Obama calls for new fuel efficiency standards for trucks
President Barack Obama on Tuesday ordered officials to start setting new fuel efficiency standards for medium and heavy trucks, wielding his executive power in the fight against climate change.
Such vehicles account for just four percent of traffic yet make up 25 percent of fuel use and greenhouse gas emissions in road transportation, the White House said.
Obama says that introducing new fuel standards, as he has already done for cars and light trucks, creates American jobs in innovation, saves drivers money and is good for the economy and the environment.
“We’re creating jobs. We’re generating more clean energy. We’re cutting our dependence on foreign oil,” Obama said at a supermarket distribution center outside Washington.
“We’re pumping out less dangerous carbon pollution. If we keep going down this road, then we’re going to have a future full of good-paying jobs.”
Obama directed the Environmental Protection Agency and the National Highway Traffic Safety Administration (NHTSA) to issue new medium- and heavy-duty vehicle fuel efficiency standards by March 31, 2016.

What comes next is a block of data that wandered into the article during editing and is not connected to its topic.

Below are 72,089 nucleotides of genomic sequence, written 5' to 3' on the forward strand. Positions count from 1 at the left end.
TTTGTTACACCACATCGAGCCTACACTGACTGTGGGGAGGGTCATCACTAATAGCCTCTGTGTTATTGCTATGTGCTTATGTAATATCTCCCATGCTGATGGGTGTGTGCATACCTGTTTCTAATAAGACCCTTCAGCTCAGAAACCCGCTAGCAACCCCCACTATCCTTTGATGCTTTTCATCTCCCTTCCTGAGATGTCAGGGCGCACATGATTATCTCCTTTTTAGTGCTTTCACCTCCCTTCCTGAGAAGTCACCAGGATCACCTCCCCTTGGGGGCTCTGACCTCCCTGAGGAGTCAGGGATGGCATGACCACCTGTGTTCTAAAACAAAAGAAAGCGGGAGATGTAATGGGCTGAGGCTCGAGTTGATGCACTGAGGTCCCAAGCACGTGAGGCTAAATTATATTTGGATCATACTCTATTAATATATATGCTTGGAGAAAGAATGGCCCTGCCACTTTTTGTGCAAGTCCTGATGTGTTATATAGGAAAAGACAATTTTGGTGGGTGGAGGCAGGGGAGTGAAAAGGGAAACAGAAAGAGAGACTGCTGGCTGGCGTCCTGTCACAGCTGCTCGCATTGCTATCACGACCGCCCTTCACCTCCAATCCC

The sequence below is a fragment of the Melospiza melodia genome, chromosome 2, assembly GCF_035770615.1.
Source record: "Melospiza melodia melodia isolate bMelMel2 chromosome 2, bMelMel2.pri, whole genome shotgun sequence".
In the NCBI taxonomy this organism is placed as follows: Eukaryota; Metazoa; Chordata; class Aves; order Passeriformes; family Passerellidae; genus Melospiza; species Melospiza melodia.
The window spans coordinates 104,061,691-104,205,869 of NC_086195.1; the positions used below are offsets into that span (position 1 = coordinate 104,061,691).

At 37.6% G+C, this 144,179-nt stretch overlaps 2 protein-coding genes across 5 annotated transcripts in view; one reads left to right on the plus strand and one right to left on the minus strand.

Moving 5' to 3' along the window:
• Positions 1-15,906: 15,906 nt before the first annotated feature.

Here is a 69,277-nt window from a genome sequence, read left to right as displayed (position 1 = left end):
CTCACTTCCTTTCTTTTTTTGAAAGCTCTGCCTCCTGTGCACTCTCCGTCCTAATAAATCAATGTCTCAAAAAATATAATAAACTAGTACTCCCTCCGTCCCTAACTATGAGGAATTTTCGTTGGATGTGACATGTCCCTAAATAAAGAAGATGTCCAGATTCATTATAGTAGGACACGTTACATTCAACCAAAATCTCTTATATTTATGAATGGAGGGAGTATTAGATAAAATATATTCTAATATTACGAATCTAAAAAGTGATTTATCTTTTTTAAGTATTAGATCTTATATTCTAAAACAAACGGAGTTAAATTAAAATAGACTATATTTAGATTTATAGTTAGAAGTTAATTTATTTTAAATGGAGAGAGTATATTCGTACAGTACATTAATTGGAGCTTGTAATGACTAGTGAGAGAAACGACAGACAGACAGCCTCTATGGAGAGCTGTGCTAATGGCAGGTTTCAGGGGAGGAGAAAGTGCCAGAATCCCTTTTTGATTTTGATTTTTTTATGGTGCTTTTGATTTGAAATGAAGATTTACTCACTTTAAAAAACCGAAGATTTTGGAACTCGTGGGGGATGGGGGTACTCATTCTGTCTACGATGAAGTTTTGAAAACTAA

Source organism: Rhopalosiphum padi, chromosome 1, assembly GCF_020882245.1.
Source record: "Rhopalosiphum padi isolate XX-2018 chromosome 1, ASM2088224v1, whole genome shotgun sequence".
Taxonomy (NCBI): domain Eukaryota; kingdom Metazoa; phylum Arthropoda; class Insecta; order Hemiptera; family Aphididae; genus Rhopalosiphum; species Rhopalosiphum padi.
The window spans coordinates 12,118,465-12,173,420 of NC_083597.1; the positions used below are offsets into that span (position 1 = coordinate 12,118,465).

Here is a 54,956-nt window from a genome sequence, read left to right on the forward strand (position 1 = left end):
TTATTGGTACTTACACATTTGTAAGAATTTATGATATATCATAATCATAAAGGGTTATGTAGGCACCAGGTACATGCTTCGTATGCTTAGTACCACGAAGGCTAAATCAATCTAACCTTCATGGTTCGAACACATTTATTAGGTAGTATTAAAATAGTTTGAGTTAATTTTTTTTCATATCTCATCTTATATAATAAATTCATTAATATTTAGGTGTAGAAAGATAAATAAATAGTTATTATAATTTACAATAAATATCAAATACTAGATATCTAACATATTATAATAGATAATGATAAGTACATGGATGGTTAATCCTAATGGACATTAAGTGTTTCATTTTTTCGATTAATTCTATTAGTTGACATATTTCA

Obama said a first round of new fuel efficiency standards for such models, finalized in 2011, was projected to save 530 million barrels of oil and reduce greenhouse gas emissions by approximately 270 million metric tons.
He said it will save vehicle owners and operators an estimated $50 billion in fuel costs over the lifetimes of their vehicles.
Tuesday’s event represented another attempt by the president to show that, even as much of his agenda is blocked by Congress, he plans to use executive power to maximize his capacity to carry out political change in his second term.
As part of his climate change and green energy agenda, the president has also introduced new fuel efficiency standards for cars and light trucks.
The administration says the requirements, spanning model years 2011 through 2025, double fuel economy in the average vehicle, cut emissions by 6 billion metric tons and will save customers $1.7 trillion at the pump.